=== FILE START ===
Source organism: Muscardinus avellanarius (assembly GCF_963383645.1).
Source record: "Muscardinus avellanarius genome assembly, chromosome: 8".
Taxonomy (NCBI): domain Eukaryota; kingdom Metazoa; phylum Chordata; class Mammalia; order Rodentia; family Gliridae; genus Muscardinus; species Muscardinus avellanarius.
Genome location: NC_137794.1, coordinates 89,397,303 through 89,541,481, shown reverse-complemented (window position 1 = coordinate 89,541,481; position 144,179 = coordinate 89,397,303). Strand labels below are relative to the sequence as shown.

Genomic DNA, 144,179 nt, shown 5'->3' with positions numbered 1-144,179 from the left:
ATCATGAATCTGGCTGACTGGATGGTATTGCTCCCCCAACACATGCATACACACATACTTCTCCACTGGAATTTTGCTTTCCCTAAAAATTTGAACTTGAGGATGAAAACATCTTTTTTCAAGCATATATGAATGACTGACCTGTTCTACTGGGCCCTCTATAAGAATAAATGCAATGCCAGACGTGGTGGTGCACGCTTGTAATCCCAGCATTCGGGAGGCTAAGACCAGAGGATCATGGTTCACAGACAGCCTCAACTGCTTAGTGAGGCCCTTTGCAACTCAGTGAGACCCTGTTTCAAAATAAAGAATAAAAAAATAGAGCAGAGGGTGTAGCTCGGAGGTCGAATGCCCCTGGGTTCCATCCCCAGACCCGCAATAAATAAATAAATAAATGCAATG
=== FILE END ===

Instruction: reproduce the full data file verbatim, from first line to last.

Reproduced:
Source organism: Muscardinus avellanarius (assembly GCF_963383645.1).
Source record: "Muscardinus avellanarius genome assembly, chromosome: 8".
Taxonomy (NCBI): domain Eukaryota; kingdom Metazoa; phylum Chordata; class Mammalia; order Rodentia; family Gliridae; genus Muscardinus; species Muscardinus avellanarius.
Genome location: NC_137794.1, coordinates 89,397,303 through 89,541,481, shown reverse-complemented (window position 1 = coordinate 89,541,481; position 144,179 = coordinate 89,397,303). Strand labels below are relative to the sequence as shown.

Genomic DNA, 144,179 nt, shown 5'->3' with positions numbered 1-144,179 from the left:
ATCATGAATCTGGCTGACTGGATGGTATTGCTCCCCCAACACATGCATACACACATACTTCTCCACTGGAATTTTGCTTTCCCTAAAAATTTGAACTTGAGGATGAAAACATCTTTTTTCAAGCATATATGAATGACTGACCTGTTCTACTGGGCCCTCTATAAGAATAAATGCAATGCCAGACGTGGTGGTGCACGCTTGTAATCCCAGCATTCGGGAGGCTAAGACCAGAGGATCATGGTTCACAGACAGCCTCAACTGCTTAGTGAGGCCCTTTGCAACTCAGTGAGACCCTGTTTCAAAATAAAGAATAAAAAAATAGAGCAGAGGGTGTAGCTCGGAGGTCGAATGCCCCTGGGTTCCATCCCCAGACCCGCAATAAATAAATAAATAAATGCAATG